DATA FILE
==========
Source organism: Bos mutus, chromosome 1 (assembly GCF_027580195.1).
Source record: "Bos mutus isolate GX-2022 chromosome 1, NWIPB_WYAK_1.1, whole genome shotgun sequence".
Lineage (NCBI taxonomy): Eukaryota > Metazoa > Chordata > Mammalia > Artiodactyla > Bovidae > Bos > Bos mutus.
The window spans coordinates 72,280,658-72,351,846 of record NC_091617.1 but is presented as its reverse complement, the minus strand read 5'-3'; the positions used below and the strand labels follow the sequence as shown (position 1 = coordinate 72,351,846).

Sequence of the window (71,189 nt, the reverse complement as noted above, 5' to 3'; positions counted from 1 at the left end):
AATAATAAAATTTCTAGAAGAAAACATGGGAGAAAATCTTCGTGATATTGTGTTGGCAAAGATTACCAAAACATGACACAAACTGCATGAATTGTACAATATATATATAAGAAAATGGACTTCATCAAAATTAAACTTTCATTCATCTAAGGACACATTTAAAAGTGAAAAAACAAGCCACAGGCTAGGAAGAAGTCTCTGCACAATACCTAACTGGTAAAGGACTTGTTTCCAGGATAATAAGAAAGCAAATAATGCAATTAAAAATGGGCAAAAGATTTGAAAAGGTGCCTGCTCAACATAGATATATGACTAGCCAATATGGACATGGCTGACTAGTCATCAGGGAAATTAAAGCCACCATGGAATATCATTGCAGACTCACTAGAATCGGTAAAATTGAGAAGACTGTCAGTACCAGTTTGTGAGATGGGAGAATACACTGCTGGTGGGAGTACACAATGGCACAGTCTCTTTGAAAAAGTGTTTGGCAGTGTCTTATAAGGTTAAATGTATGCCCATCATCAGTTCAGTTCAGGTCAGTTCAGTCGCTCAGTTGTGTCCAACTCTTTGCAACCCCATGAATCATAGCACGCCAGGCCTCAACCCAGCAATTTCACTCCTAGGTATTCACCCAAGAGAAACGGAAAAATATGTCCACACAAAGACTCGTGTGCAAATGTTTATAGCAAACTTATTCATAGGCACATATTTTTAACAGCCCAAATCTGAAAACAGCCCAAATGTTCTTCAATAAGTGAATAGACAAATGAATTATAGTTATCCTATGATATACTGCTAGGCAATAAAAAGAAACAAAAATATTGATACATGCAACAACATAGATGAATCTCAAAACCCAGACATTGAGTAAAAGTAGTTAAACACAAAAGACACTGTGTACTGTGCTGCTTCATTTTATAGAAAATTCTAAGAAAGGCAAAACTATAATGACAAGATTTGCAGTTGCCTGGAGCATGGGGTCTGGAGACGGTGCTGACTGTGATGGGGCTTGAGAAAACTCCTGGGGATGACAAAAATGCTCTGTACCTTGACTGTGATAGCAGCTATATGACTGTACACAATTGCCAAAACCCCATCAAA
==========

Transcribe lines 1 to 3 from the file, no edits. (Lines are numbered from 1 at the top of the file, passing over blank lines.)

Source organism: Bos mutus, chromosome 1 (assembly GCF_027580195.1).
Source record: "Bos mutus isolate GX-2022 chromosome 1, NWIPB_WYAK_1.1, whole genome shotgun sequence".
Lineage (NCBI taxonomy): Eukaryota > Metazoa > Chordata > Mammalia > Artiodactyla > Bovidae > Bos > Bos mutus.